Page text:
Bitext brings a unique approach to the market of Natural Language. As experts in computational linguistics, we are continuously developing new tools designed to boost accuracy when machines read and understand human utterances. Our trailblazing culture has brought us to the forefront of this disrupting technology. Our unrivalled performance results have helped us gain the acknowledgement and trust from the largest companies in the world. In 2018 Bitext is selected as “Cool Vendor in AI core technologies” in recognition for the company´s innovative and game-changing approach to computational linguistics.
In advance of the summit, we caught up with Antonio to learn more about his work and the Bitext story:
Can you give me an overview of your background - how did you start your work in AI?
I got my PhD in Computational Linguistics 20 years ago, and have been working in the field ever since. I started out at R&D labs in IBM and Novell, working on getting computers to efficiently store and leverage language data; at the time, this data was commonly used by tools such as grammar checkers, which needed to understand the structure of text in order to detect errors.
What led you to found Bitext? What problem are you trying to solve?
I felt that a true linguistic approach to NLP was missing in the industry. Most efforts were focused on statistical techniques – learning from annotated training data – which had proved successful in speech recognition but resulted in “black boxes” which were nearly impossible to fine-tune or adapt for other purposes. So, if your NER model consistently makes a certain type of mistake, you need to dig through your training data to trying to pinpoint from what examples it may have learned it. Similarly, if you train your parser using news articles, and then try to apply it to social media, the results are going to be rather poor – the only way around this is to train it from scratch using a lot of manually tagged data from social media.
With our experience in practical commercial applications of NLP, we knew that a symbolic approach (with lexical, syntactic and semantic levels) had a role to play, especially if we wanted to handle different domains and languages consistently. As a result, we created a solid language-independent NLP stack that can be repurposed for many different NLP applications (POS tagging, entity extraction, sentiment analysis, parsing…), and we can add support for a new language in a month or two. Our lexicons and grammars are built in such a way that we can easily tweak them to handle different types of text (chatbots, headlines, reviews…) and domains with minimal effort.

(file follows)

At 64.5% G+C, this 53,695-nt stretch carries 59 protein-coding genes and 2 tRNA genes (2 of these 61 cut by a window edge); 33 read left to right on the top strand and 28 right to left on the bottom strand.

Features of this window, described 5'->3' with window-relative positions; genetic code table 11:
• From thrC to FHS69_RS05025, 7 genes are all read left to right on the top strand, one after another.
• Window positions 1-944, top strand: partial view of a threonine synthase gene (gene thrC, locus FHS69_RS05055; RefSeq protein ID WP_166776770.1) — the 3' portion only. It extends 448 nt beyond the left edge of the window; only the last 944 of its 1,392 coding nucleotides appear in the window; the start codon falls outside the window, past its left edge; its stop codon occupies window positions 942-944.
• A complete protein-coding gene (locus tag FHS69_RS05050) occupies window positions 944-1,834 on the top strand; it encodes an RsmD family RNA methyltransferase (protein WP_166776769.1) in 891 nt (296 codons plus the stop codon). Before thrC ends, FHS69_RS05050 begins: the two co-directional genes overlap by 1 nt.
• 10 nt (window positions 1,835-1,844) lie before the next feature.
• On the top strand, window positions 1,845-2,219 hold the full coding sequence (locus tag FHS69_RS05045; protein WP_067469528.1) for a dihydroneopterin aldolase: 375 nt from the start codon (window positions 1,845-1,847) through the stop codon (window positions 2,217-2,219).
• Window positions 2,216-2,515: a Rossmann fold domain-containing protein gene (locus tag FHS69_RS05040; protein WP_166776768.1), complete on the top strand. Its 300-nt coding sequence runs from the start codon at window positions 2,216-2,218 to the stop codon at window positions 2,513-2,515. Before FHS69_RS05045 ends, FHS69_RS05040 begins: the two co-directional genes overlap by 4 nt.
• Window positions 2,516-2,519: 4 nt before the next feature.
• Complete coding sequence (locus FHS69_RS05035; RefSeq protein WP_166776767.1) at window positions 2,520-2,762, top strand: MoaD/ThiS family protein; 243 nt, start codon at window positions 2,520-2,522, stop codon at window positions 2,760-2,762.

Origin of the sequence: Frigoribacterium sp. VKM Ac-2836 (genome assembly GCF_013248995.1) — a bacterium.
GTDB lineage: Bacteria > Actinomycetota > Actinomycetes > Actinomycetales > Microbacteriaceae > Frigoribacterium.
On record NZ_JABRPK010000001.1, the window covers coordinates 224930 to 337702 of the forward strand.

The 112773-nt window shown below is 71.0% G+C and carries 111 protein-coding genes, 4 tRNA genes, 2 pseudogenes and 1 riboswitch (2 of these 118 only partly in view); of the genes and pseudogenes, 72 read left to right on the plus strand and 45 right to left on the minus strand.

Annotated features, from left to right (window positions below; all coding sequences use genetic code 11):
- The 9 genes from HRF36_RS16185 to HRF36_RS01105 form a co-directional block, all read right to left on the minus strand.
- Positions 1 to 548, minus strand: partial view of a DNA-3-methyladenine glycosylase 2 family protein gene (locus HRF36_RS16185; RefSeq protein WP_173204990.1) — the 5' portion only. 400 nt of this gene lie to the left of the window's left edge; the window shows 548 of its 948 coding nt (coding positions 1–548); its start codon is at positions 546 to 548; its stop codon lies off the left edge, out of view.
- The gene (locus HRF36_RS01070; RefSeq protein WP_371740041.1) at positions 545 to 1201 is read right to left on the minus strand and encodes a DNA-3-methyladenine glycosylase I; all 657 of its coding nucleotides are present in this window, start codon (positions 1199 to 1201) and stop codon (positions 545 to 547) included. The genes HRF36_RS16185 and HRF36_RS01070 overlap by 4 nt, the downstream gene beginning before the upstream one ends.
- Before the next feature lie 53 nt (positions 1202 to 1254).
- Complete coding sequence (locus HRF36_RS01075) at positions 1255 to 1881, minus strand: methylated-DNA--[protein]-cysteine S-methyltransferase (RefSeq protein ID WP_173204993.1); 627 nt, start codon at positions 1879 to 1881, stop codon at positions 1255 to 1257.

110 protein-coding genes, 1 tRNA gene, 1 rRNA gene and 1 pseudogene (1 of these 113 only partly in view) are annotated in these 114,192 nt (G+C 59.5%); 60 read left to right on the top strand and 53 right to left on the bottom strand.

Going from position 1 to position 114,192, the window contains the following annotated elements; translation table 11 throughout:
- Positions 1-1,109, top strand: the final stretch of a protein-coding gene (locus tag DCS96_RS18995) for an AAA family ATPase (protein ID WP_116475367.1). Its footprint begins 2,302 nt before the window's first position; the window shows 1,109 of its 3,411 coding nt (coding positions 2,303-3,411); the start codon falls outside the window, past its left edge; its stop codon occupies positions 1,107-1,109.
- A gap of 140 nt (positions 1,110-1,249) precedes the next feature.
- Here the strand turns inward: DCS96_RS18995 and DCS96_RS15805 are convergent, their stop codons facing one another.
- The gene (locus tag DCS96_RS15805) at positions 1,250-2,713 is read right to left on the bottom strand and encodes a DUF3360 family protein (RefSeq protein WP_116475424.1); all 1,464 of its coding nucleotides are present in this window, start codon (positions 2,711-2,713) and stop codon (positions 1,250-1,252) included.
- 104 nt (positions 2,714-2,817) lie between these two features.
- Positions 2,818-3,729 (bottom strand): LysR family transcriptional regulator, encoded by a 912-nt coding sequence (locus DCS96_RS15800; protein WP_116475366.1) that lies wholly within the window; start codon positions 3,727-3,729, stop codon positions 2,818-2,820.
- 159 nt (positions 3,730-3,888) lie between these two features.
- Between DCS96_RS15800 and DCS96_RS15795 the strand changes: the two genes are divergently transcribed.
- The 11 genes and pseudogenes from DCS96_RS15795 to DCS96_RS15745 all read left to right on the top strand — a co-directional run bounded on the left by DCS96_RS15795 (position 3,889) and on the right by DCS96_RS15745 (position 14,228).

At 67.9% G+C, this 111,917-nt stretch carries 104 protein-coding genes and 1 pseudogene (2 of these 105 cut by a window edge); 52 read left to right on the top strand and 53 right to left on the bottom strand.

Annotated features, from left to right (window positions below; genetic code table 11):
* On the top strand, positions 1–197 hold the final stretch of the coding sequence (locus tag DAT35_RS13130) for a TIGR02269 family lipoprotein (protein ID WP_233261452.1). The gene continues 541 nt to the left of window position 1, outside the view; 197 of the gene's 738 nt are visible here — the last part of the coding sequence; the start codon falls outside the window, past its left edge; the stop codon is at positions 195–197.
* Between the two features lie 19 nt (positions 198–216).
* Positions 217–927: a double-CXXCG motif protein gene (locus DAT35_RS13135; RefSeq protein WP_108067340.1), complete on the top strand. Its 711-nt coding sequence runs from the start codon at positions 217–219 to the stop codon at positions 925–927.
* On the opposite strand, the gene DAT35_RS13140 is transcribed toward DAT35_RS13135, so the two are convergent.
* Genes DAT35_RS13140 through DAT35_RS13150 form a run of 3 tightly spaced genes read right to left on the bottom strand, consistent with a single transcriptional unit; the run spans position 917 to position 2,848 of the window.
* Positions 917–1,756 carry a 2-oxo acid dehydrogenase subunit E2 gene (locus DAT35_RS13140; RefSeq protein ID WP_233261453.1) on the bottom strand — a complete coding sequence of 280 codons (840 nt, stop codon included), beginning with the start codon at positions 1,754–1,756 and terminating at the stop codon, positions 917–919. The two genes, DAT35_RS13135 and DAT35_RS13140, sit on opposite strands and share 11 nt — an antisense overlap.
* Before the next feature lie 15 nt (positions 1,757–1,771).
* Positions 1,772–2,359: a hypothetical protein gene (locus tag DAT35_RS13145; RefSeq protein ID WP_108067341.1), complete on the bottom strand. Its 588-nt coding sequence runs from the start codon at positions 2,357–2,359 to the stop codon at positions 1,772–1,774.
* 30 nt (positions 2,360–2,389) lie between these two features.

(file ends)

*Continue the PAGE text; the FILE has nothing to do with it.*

What challenges is the industry currently facing?
In the space of AI assistants, reliability is still an issue. If I ask my phone to “show me restaurants but not Japanese” (perhaps because I ate sushi last night), I will invariably be shown Japanese restaurants nearby. Handling common conversational phenomena like negation and coordination is still a challenge for most assistants, and we believe this can be effectively dealt with using a linguistic approach.
For AI in general, the scarcity of training data and the cost associated with generating it is perhaps the number one challenge. This is why for the past year we have focused on using Natural Language Generation (NLG) to generate Artificial Training Data for chatbots.
What can we do to encourage more diversity in AI?
Since the current generation of AI is mostly trained on data gathered from the real world, ensuring diversity is essential to prevent inadvertently introducing bias into our agents. I think that using AI itself for certain tasks can promote diversity; for example, if a company uses a carefully trained AI system to evaluate potential hires solely based on their merit rather than their gender or their ethnicity, we should expect their workforce to become more diverse. Of course, training such a system is not an easy task, because if we train it to emulate past hiring decisions made by humans, any unconscious biases present in the training data will creep into the AI model. In a sense, this is a potential problem with all kinds of training data for AI, which is why we advocate for a controlled human-in-the-loop approach to generating training data, rather than relying on purely manual processes.
How can the work you’re doing be applied to other industries?
Virtual any industry can benefit from automated assistants – from customer support and contact centers to search-based agents (such as e-commerce bots that act as front-ends to retail product catalogs). Providing natural language interfaces to search engines and databases is also one of our short-term goals.
How are you using AI for social good, or how can the work you’re doing be applied for social good in other areas?
From the beginning, we have placed a lot of emphasis on multilingual support in our technology. Developing tools and data for a new language opens the digital space to its speakers. If you only speak Telugu or Zulu and you can talk to your computer, your phone or your smart speaker in those languages, you won’t be left out of the AI revolution.
What’s next for you in your work?
Multilingual assistants, developed and deployed ASAP!
Where can we keep up to date with you? (Twitter, LinkedIn, website etc.)